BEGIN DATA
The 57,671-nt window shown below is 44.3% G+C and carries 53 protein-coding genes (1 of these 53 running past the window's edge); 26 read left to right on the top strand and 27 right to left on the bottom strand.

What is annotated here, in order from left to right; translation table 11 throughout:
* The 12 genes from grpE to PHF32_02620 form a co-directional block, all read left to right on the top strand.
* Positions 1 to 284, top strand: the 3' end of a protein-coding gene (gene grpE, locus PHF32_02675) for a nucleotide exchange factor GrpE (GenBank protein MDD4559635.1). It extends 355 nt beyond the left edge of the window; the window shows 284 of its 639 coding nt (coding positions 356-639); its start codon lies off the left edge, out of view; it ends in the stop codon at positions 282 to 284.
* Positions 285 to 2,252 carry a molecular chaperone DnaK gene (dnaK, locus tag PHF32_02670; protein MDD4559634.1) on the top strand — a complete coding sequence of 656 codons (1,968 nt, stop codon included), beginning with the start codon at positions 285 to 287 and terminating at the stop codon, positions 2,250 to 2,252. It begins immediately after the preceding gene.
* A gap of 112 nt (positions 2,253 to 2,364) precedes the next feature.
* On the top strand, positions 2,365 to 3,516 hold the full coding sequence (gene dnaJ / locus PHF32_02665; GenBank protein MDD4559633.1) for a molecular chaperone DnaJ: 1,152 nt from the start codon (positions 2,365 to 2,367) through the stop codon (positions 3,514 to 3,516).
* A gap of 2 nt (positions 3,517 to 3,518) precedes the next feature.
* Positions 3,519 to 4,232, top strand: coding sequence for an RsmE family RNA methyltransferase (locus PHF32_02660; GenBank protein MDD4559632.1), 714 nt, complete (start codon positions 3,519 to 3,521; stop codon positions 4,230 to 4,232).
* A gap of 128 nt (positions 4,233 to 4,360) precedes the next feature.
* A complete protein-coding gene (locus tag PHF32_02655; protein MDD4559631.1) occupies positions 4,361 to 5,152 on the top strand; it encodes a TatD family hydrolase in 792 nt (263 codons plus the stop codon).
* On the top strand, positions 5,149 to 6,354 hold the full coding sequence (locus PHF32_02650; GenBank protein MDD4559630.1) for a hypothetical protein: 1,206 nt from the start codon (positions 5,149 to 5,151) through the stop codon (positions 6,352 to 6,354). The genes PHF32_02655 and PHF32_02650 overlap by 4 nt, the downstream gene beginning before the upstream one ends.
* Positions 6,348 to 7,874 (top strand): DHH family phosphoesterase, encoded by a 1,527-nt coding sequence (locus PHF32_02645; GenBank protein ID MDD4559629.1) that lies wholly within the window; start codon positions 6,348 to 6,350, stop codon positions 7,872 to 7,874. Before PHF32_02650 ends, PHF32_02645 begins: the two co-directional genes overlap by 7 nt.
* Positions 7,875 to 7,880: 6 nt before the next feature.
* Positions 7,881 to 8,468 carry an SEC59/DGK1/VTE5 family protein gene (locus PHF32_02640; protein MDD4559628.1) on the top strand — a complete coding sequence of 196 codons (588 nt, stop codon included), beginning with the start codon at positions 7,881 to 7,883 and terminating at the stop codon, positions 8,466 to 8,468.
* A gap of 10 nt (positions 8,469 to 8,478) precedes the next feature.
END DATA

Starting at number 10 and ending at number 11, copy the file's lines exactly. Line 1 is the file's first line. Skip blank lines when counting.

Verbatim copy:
* A gap of 128 nt (positions 4,233 to 4,360) precedes the next feature.
* A complete protein-coding gene (locus tag PHF32_02655; protein MDD4559631.1) occupies positions 4,361 to 5,152 on the top strand; it encodes a TatD family hydrolase in 792 nt (263 codons plus the stop codon).